Julius Malema: The Controversial and Charismatic South African Politician
The Early Life and Career of Julius Malema
Julius Malema was born on March 3, 1981, in Seshego township, South Africa. He was raised by his mother, who worked as a domestic worker, and his grandmother. He joined the African National Congress (ANC) at the age of nine, and became involved in its youth wing and student organization. He rose to prominence as a local and regional leader of the ANC Youth League, and as a vocal supporter of Jacob Zuma, the deputy president of the ANC who later became the president of South Africa.
Malema was elected as the president of the ANC Youth League in April 2008, by a narrow margin, amid a heated and divisive conference. He became one of the most influential and controversial figures in South African politics, known for his fiery speeches, radical policies, and outspoken criticism of his opponents. He advocated for the nationalization of mines and banks, the expropriation of white-owned land without compensation, and the economic empowerment of black South Africans. He also attracted controversy for his use of hate speech, such as saying he would “kill for Zuma” and singing an ANC liberation song that included the lyrics “shoot the Boer”, which were deemed to be inciting violence against white farmers.
The Expulsion and Appeal of Julius Malema
Malema’s relationship with Zuma soured after Zuma became the president of South Africa in 2009. Malema began to challenge Zuma’s leadership and policies, and accused him of being corrupt and incompetent. He also clashed with other senior members of the ANC, such as Gwede Mantashe, the secretary-general of the party, and Thabo Mbeki, the former president of South Africa. He also provoked diplomatic tensions with neighbouring countries, such as Botswana and Zimbabwe, by interfering in their internal affairs.
Malema’s behaviour and rhetoric led to several disciplinary hearings by the ANC, which resulted in his suspension and eventual expulsion from the party. In May 2010, he was found guilty of sowing division within the ANC, bringing the party into disrepute, and promoting intolerance. He was given a suspended sentence of five years, on condition that he would not repeat his offences within two years. However, he continued to defy the ANC’s rules and authority, and in August 2011, he was charged again for calling for the overthrow of the government of Botswana, which he claimed was a puppet of the United States. In November 2011, he was found guilty again of provoking divisions within the ANC, bringing the party into disrepute, and sowing intolerance. He was suspended for five years, effective immediately.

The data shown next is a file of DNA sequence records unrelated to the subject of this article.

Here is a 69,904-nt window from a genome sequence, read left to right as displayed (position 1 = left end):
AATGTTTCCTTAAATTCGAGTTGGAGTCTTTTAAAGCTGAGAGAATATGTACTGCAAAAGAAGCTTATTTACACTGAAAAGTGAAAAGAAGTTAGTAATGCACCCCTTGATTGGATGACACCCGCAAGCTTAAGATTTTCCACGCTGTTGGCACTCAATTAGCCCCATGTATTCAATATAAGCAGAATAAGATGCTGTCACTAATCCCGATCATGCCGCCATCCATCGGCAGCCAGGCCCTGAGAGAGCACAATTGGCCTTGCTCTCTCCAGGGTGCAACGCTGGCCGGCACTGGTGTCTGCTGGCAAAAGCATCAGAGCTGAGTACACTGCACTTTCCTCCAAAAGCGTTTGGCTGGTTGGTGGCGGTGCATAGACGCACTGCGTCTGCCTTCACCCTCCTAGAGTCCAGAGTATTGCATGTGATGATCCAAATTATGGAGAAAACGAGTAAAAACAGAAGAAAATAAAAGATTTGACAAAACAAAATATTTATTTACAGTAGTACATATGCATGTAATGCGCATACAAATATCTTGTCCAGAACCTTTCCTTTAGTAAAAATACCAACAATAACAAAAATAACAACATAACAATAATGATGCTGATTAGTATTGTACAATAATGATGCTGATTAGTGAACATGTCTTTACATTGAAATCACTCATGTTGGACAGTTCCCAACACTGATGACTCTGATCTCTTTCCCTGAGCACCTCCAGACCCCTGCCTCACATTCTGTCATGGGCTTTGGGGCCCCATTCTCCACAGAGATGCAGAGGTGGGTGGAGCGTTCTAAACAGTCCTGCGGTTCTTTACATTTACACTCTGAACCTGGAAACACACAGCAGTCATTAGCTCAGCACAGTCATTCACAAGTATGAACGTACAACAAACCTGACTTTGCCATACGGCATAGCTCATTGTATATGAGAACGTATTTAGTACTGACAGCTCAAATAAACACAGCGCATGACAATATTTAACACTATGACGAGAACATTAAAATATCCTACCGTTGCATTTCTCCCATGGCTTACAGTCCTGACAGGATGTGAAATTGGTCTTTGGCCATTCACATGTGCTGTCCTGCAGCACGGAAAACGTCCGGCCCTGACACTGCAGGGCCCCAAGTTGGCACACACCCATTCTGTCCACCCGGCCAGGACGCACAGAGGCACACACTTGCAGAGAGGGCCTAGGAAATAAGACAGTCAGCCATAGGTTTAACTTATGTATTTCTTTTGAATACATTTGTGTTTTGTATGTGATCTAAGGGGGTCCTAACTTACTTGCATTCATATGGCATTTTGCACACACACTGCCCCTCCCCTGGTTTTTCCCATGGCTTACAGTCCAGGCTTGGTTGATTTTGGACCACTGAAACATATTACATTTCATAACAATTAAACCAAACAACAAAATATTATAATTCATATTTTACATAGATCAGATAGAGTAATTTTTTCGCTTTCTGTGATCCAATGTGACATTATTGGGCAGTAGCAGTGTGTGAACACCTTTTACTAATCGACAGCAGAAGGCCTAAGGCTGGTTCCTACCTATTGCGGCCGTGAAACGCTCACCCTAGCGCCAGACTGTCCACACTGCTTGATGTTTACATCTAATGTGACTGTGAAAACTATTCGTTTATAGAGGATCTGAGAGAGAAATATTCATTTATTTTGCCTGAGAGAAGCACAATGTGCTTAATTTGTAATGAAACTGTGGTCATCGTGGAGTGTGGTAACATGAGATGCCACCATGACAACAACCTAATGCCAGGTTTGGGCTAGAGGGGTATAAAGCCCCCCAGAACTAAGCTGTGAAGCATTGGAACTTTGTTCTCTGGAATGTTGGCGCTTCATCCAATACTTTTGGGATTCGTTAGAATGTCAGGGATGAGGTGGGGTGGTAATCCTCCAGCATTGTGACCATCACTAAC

Malema appealed against his suspension, but his appeal was rejected in February 2012. The ANC also decided to expel him from the party, citing his lack of remorse and respect during the appeal process. Malema appealed again against his expulsion, but his appeal was dismissed in April 2012. The ANC upheld its decision to expel him from the party, ending his political career within the ruling party.
The Comeback and Leadership of Julius Malema
Malema did not give up on his political ambitions after his expulsion from the ANC. He remained popular among many young South Africans who shared his vision of economic freedom and social justice. He also maintained his criticism of Zuma and the ANC, accusing them of betraying the ideals of the liberation struggle and failing to deliver on their promises to improve the lives of ordinary South Africans.
In July 2013, Malema launched a new political party called the Economic Freedom Fighters (EFF), which aimed to challenge the dominance of the ANC and offer an alternative to its policies. The EFF adopted a radical socialist agenda that included land expropriation without compensation, nationalization of strategic sectors of the economy, free education and health care for all, and anti-imperialism. The EFF also adopted a distinctive style of dress that featured red berets and overalls, symbolizing their solidarity with workers and revolutionaries.
Malema became the leader of the EFF, and led it to contest in its first general election in May 2014. The EFF won 6.35 percent of the national vote, making it the third-largest party in parliament after the ANC and the Democratic Alliance (DA). Malema became a member of parliament (MP) in the National Assembly, where he continued to challenge Zuma and the ANC with his fiery speeches and protests. He also faced several legal battles over charges of corruption, fraud, tax evasion, money laundering, racketeering, and incitement to violence.
Malema led the EFF to contest in its second general election in May 2019. The EFF increased its share of the national vote to 10.79 percent, making it again the third-largest party in parliament after the ANC and DA. Malema remained the leader of the EFF, and an MP in the National Assembly, where he continued to challenge the ANC and its new president, Cyril Ramaphosa, with his radical policies and rhetoric. He also faced more legal challenges over his alleged involvement in the VBS Mutual Bank scandal, which involved the looting of millions of rand from a bank that served poor and rural communities.
The Formation and Launch of the EFF